The end result is the data being sorted as it is being retrieved from the source, through the power of TSQL. It's a huge time saver and one of the best techniques you can incorporate in your package design.

Thursday, March 12, 2015

Visual Studio Version Error

Here's a quick fix for a very annoying little problem. Every once in a while, when I attempt to execute a package in SSDT, I receive an error message that seems to relate to the version of Visual Studio 2012 I have installed.

If you need to copy this error message, it reads:

Method not found: 'Boolean Microsoft.SqlServer.Dts.Design.VisualStudio2012Utils.IsVisualStudio2012ProInstalled()'.

I believe this happens almost every time I install updates to Visual Studio plugins or updates Visual Studio itself. The fix is quick and easy, but it is annoying to have to do it every so often.

First, make sure you close SSDT and open the Developer Command Prompt for Visual Studio 2012 as an Administrator. You can find this in the Windows start menu (or start screen, depending on what version of Windows you are using).

In the command prompt, navigate to the private assemblies folder for Visual Studio by executing the following command.

cd "C:\Program Files (x86)\Microsoft Visual Studio 11.0\Common7\IDE\PrivateAssemblies"

Next, execute the following command to register the DTS.Design.dll.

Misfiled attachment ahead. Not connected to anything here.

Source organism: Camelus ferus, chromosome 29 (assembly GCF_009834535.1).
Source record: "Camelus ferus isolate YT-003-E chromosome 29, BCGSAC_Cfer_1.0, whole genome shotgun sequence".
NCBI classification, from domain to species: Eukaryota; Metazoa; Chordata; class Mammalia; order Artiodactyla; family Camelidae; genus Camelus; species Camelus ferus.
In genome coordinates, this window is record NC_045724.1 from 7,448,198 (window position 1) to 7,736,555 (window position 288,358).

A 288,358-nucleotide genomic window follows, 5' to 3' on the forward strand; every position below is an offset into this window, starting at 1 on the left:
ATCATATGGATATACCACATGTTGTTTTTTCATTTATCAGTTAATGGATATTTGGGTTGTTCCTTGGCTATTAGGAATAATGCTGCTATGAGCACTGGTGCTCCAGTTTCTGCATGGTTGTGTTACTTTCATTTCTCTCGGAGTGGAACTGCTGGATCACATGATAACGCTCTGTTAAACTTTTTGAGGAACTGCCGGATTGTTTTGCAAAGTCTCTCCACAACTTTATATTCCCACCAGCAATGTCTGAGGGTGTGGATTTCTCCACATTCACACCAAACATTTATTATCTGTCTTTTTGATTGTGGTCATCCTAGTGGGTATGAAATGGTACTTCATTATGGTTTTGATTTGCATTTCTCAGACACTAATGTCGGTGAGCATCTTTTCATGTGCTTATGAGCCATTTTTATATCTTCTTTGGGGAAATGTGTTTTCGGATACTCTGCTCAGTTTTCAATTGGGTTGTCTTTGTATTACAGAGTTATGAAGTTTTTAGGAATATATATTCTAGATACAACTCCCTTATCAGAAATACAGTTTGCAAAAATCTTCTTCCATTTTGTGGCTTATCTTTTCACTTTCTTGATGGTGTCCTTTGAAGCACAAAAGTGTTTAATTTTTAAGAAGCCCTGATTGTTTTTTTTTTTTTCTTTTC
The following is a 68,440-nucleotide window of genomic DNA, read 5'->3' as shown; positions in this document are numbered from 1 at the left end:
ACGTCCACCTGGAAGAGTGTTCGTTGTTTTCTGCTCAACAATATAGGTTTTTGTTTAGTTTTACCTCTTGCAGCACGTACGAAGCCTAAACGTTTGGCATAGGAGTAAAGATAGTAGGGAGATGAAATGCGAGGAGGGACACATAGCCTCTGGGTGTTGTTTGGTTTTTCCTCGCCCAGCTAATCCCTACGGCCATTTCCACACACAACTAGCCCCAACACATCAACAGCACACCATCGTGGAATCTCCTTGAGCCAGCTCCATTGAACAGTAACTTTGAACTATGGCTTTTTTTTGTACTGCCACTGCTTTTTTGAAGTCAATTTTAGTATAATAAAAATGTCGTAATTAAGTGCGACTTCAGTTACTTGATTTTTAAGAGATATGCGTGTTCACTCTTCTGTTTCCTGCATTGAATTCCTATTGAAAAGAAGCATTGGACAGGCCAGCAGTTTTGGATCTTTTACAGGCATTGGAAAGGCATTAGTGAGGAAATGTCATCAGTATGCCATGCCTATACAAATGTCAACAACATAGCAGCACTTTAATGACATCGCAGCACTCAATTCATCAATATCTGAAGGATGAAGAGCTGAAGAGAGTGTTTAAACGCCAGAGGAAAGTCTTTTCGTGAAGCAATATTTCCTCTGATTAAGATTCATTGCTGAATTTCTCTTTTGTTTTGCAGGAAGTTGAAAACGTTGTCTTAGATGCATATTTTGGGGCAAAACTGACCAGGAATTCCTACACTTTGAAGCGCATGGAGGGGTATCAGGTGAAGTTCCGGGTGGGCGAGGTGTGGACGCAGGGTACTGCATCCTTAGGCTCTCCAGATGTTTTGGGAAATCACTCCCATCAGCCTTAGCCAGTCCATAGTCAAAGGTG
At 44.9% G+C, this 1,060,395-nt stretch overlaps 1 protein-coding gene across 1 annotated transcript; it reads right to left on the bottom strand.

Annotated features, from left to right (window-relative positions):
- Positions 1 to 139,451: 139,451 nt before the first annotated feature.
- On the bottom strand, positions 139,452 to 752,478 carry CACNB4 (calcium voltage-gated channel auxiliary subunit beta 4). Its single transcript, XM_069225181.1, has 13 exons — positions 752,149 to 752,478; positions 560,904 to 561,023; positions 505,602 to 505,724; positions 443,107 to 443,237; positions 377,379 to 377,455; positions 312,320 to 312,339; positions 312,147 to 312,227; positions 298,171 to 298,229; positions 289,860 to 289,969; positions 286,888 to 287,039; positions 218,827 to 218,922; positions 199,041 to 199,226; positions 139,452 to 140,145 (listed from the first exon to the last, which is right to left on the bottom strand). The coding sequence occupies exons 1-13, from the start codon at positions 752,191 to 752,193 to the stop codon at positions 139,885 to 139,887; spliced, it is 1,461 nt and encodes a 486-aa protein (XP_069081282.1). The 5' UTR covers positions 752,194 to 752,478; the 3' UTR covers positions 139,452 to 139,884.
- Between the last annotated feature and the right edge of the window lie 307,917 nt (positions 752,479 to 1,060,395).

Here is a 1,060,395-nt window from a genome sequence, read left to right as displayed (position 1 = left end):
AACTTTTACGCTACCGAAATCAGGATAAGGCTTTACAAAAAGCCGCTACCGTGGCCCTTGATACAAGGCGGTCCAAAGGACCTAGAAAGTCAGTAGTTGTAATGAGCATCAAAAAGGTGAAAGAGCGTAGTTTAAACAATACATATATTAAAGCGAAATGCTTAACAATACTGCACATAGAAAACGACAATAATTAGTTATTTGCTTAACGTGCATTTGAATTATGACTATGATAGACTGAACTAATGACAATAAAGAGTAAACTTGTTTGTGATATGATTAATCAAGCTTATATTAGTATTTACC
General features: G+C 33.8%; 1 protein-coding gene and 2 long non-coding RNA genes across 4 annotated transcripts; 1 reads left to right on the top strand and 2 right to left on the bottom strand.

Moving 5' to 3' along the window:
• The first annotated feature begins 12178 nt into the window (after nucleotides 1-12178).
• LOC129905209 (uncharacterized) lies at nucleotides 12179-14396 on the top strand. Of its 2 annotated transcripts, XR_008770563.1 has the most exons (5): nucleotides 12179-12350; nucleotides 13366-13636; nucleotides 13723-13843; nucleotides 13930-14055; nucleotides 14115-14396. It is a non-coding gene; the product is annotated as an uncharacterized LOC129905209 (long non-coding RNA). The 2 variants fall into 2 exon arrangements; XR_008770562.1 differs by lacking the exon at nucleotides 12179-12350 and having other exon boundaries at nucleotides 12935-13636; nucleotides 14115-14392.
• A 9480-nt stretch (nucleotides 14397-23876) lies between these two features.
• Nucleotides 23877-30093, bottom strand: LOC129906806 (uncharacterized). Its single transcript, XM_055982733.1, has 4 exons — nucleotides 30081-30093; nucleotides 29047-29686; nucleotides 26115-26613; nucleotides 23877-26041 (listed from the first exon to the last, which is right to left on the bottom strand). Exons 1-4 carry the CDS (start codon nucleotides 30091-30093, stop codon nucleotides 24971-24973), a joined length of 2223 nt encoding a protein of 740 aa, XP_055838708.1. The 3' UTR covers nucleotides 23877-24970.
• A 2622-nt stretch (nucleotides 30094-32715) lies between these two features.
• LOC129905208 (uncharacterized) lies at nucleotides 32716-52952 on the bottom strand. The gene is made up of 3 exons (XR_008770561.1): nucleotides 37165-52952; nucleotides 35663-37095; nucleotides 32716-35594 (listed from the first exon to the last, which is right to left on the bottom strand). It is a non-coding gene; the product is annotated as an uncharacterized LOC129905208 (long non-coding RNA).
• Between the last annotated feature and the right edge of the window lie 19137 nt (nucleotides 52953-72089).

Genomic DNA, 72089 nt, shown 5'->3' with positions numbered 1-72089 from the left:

gacutil /if Microsoft.SqlServer.Dts.Design.dll

Once that is complete, start SSDT and you should be able to execute SSIS packages again.

Friday, March 6, 2015

Running SQL Scripts Through Command Line

Let me start off by saying I am mainly an SSIS kind of guy. I don't normally find myself running SQL scripts inside of management studio. Today, I was putting together some sample databases so that I had something different to destroy other than AdventureWorks. I located a dataset that consisted of hundreds of thousands of books, ratings, and locations of users that rated the books. The download consisted of three SQL scripts that created the tables and inserted the data. Easy enough. Well, when I opened the first script, I realized that the script wasn't written for MS SQL. No big deal; I just had to make some minor adjustments. When I ran the first script, I was presented with this lovely error...

I haven't had this happen before, but I have never tried to load over half a million rows of data with a SQL script either. This is when I must turn to the power of the SQL command line. Using the command line to run SQL scripts uses a lot less memory. Like most applications that have command line options, it also runs a lot faster.

First, open up a command prompt. There are lots of different parameters you can use with the command line tool. In order see a complete list, use the following command.


Since I am doing this on my local instance, the command is rather small and straightforward. When running the command against a default instance on a local server, all you have to do is point to the target database. Also, since I have the scripts saved to a file, I have to specify the location of those files. To do this, I will use the parameters '-d' and '-i' respectively. The command prompt should look like the following screenshot.

I am pointing to the database named 'BookRankings' and running a script that is stored in a folder on my desktop. Running this command took less than a minute. After it was completed, I ran a select statement against the table just to make sure, and as you can see from the image below, everything loaded just fine. 

So remember, if you ever have to run an insanely long SQL script that SSMS just can't handle, use SQLCMD. It's fast, convenient, and the black, abysmal environment of the command prompt is kind of like working in the dark,which is where you will find me.